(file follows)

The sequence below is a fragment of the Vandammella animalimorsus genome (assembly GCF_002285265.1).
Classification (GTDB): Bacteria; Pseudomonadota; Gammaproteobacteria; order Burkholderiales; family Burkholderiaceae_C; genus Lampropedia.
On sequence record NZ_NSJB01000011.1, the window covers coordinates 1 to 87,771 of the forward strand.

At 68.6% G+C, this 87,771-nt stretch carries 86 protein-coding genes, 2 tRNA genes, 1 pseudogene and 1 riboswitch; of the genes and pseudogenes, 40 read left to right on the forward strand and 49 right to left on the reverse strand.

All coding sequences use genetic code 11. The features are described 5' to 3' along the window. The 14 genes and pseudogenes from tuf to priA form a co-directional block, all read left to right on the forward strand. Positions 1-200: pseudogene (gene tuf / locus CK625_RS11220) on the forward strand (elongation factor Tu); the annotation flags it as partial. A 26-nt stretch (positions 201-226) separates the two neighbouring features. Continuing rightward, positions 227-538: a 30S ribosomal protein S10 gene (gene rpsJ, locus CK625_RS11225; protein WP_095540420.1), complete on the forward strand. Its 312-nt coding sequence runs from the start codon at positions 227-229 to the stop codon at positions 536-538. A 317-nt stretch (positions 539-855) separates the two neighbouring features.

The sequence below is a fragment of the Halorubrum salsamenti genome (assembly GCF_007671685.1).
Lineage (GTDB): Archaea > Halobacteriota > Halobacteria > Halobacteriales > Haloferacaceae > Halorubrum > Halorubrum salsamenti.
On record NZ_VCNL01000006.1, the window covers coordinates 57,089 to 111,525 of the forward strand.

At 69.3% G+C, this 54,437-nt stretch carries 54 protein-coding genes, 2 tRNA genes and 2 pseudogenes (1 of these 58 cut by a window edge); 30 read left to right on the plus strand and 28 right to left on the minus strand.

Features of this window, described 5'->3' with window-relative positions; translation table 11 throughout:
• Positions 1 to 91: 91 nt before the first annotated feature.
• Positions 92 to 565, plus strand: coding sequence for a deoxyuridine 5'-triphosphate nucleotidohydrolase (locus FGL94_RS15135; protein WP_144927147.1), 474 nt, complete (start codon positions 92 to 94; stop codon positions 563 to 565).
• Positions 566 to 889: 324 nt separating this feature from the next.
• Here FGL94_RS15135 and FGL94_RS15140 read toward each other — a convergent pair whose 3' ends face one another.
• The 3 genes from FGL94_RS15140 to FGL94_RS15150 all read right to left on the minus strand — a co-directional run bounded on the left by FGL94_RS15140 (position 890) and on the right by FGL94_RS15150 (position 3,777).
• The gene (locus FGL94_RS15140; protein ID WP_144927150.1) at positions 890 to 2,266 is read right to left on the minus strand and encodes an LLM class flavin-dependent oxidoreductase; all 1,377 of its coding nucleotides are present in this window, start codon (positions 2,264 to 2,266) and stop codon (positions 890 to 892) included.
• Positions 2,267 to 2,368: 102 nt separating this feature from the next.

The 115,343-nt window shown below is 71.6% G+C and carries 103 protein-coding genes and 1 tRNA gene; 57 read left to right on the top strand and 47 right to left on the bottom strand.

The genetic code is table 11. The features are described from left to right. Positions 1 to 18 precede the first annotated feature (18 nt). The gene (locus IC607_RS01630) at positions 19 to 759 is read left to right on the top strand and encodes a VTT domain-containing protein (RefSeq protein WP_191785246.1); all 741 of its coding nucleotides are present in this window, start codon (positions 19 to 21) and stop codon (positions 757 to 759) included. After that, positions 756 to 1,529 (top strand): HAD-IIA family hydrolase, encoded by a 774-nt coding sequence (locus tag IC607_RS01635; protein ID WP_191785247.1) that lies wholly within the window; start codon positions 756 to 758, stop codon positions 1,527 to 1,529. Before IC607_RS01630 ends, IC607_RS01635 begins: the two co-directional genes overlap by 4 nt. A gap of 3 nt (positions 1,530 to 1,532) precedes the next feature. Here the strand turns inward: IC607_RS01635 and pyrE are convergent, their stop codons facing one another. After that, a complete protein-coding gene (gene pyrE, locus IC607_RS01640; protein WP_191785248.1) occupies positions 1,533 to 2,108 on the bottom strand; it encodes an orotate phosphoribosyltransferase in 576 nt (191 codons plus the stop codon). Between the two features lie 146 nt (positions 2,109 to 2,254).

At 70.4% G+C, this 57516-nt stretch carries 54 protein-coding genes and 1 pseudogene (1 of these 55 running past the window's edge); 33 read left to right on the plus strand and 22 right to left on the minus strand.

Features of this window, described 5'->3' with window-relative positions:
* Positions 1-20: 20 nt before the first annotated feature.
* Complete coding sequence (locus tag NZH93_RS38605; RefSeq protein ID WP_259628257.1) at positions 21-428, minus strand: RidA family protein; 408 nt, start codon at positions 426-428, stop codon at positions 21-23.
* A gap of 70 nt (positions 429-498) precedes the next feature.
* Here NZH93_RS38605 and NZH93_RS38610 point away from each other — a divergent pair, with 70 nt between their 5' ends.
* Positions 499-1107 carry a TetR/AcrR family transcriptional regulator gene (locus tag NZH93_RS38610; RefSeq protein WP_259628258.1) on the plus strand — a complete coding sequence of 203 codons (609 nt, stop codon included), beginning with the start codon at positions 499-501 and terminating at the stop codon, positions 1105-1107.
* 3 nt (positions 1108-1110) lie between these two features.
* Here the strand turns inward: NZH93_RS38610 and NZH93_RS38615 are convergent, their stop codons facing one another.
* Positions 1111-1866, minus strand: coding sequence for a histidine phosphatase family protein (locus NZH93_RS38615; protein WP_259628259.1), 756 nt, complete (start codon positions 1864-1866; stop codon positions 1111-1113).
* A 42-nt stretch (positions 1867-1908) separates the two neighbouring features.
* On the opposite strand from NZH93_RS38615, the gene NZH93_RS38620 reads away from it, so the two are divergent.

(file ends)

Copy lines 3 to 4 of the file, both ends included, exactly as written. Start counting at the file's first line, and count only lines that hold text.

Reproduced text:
On sequence record NZ_NSJB01000011.1, the window covers coordinates 1 to 87,771 of the forward strand.

At 68.6% G+C, this 87,771-nt stretch carries 86 protein-coding genes, 2 tRNA genes, 1 pseudogene and 1 riboswitch; of the genes and pseudogenes, 40 read left to right on the forward strand and 49 right to left on the reverse strand.